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मैं जानना चाहता हूँ.

August 26, 2010

Mai jaananaa chaahta hun.

Or any other of the 5000 ways of saying the same thing. (any student of French, Russian or Latin that dares to whine about grammar, should be made to study Hindi (and some Sanskrit just for good measure) just for a few weeks, they will love to get back to their subjonctive)

That’s what happens when you want to know, you know. Happy satsanging. (can I make that a verb?)

Good book for all the starseeds who insist nobody gave them a manual before deployment. You got one, trust me, you probably just said that you don’t need no stinkin’ manual. And then you sit there and cry.

Ask your Space Commander in charge for a swift kick in the backside (bear hug or passionate embrace, whatever it is you used to practice), you’ll remember the whys and dos of all things Ascension. Happy Ascension, folks, time to get with the program.
ET 101

Maybe I should add what the Sirians said this morning? (they come to the point quickly, now the Hathors loooooove a good, long speech) *wink*  Tired now, very tired.

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5 Comments leave one →
  1. Elmira permalink
    August 27, 2010 9:04 am

    Hi Irina,

    Just finished Ancient Wisdom, very interesting read, not all of it was new to me, but it all rings very true. ET 101 sounds like a good read too. “No stinkin’ manual before deployment” – hahaha, that’s one way of putting it. I take it the writings at the top of the page are Sanskrit ? I googled the writing beneath it and found references to India, Sai Babi and Hindi. Please let me know,I can’t take the suspense, I have to know!
    Oops, gonna watch the video now. ( videos don’t appear in the e-mail notification)

    Cheers
    Elmira

  2. August 27, 2010 11:33 am

    Elmira, you crack me up…hehe.

    Hm, it should be a simple “I want to know” (did that sentence get us into trouble before, or what?) in colloquial Hindi. (please don’t anybody get on my case about Urdu and so forth, I am really a bloody, bloody beginner, so have mercy…). I figured “I want to know” is a good motto, since you can “know” through a few avenues.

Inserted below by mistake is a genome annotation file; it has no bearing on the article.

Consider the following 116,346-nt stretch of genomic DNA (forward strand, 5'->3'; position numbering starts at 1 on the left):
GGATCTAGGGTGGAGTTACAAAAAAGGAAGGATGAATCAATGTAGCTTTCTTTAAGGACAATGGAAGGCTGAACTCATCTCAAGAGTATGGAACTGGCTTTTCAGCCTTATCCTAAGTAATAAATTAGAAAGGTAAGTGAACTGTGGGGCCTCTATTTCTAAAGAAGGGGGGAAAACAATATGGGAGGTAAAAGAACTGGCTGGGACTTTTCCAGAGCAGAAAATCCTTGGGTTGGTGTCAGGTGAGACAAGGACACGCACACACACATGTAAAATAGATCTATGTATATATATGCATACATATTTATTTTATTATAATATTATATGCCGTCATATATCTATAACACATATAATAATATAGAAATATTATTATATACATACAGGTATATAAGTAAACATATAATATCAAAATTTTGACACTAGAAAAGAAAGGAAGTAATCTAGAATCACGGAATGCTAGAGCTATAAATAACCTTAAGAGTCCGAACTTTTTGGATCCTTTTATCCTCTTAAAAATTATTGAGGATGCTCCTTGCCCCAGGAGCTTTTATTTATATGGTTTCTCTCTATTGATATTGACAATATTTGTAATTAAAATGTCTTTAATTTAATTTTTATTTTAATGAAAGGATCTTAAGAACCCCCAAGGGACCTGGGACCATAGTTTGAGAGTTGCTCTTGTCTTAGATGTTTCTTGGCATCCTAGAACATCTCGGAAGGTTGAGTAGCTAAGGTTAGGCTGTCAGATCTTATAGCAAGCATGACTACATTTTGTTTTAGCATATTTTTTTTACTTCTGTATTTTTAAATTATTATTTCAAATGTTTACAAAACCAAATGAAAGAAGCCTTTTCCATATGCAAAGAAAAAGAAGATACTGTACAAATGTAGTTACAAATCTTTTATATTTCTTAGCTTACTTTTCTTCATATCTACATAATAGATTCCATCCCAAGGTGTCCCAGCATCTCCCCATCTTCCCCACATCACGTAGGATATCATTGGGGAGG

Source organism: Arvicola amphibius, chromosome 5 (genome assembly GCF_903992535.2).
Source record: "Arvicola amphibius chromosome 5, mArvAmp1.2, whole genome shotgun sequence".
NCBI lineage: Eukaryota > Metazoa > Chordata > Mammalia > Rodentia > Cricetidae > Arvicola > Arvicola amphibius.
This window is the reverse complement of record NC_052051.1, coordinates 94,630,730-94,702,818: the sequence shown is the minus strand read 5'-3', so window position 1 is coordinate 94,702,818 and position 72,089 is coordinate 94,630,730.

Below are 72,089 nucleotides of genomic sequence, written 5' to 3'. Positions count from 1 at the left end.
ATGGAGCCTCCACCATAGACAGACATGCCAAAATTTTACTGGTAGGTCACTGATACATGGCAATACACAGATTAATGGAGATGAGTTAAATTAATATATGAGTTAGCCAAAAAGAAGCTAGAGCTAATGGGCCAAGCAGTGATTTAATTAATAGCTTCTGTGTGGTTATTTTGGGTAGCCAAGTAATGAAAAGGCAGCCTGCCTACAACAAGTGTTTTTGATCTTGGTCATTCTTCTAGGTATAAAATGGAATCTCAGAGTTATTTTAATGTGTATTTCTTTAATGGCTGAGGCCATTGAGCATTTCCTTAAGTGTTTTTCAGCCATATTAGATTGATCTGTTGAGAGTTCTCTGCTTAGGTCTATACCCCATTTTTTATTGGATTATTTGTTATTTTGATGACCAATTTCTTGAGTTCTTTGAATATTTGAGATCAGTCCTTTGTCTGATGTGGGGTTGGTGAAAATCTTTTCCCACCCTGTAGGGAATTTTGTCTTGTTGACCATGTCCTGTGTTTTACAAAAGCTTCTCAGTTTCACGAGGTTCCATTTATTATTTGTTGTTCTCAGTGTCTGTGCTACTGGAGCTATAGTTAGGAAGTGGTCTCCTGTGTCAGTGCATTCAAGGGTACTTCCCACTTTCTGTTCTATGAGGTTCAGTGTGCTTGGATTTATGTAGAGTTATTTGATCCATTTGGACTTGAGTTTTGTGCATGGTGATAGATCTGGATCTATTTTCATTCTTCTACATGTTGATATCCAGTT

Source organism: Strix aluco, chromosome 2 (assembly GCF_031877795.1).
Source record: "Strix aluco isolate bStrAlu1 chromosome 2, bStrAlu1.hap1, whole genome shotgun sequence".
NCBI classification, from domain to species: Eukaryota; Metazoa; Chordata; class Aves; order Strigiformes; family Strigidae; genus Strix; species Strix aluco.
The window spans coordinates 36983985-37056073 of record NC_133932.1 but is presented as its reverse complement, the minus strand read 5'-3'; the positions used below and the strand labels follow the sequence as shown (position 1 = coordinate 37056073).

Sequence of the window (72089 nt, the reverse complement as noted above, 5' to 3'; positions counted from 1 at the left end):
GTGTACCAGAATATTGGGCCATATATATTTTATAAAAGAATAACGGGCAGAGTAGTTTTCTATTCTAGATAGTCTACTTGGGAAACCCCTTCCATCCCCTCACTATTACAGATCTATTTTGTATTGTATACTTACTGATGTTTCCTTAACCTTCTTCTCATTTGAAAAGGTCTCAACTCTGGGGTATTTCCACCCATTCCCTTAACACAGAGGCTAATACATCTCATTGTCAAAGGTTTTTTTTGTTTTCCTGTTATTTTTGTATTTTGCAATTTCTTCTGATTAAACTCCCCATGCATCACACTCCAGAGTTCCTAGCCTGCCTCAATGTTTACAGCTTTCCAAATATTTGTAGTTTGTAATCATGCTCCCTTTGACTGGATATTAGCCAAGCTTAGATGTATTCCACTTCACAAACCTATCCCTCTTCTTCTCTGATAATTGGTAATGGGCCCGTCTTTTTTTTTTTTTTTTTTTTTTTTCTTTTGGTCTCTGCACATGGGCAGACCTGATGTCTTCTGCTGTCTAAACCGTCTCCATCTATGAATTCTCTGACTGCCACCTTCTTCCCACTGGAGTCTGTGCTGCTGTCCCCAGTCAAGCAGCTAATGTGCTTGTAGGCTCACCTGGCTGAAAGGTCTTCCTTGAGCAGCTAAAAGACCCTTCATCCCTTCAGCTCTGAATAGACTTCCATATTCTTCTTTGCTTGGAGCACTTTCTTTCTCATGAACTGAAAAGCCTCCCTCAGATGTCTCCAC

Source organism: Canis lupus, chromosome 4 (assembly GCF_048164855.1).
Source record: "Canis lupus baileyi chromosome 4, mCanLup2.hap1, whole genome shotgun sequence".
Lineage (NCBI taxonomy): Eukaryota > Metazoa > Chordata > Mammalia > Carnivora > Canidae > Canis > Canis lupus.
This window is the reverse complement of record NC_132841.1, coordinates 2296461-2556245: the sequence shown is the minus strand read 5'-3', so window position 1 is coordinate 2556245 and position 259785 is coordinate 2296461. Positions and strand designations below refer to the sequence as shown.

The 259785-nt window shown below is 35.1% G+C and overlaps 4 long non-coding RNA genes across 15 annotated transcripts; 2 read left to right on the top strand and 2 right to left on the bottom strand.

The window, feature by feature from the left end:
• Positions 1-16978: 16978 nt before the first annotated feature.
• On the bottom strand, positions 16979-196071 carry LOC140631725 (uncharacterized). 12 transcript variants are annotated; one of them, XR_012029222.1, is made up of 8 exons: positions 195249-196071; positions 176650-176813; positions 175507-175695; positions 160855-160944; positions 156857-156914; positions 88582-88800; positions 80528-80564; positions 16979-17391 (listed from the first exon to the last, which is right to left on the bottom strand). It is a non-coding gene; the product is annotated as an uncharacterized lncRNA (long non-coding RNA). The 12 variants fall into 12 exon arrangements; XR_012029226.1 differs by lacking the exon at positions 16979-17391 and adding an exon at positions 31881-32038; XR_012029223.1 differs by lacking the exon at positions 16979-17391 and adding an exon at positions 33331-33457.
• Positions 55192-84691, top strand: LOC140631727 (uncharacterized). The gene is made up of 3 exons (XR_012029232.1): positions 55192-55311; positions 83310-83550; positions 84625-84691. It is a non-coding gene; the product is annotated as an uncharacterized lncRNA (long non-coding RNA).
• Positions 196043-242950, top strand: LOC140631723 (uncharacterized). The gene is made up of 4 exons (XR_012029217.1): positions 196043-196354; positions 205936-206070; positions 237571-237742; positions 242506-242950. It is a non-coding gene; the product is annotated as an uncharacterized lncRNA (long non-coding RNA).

Glad you liked the book, I loved it. I keep going back every time reading it, whenever Mr. Leadbeater annoys the bumblebees out of me… Or as another very wise woman (much love to her!), said: “I’m not sure I’d ever get over my allergy to ceremonial magick and theosophy, lol.” I find that Bessant works even for those with exactly those allergies…

    I really wished someone would do a contemporary job the way Bessant did it in her days, because reading the old guys gives me the creeps in terms of language and tone. You’re constantly digging through the overhead of language. A good lector is priceless, but then again these books have their own unique history.

  3. Elmira permalink
    August 27, 2010 6:26 pm

    Yes, I concur on that one – that book is in dire need to having to be rewritten to modernize and shorten the sentences somewhat for more clarity ( okay, look who’s talking here, just love the “ands” and “buts” and use em all the time! ). I’ll probably reread it too, to refresh my memory. Now, who is Mr, Leadbeater ?

    What made you want to study Hindu, since it’s so different from our language ? Better understanding of their culture, religion and music ? In the end it’s all about understanding ourselves so once we know, we can let go, isn’t it ? The more we grab and grasp, the poorer we seem to become, as the possessions become burdens and the knowledge risks becoming dogmas so we are destined to keep moving, flowing, letting go, opening up for all life has to offer, but we come empty-handed and we will leave empty-handed, taking the riches of life’s lessons in our soul.
    Sorry, don’t mean to sound depressing, just being philosophical and contemplative. I get that way when it’s way past my bedtime. OH well!

    Take care,
    Elmira

  4. August 27, 2010 6:58 pm

    Naah Elmira, that doesn’t sound depressing. You’re speaking to a cancer. You don’t know how much anguish a cancer is capable of wallowing in… That’s not depressing to me, that’s just thinking out loud and following a train of thought.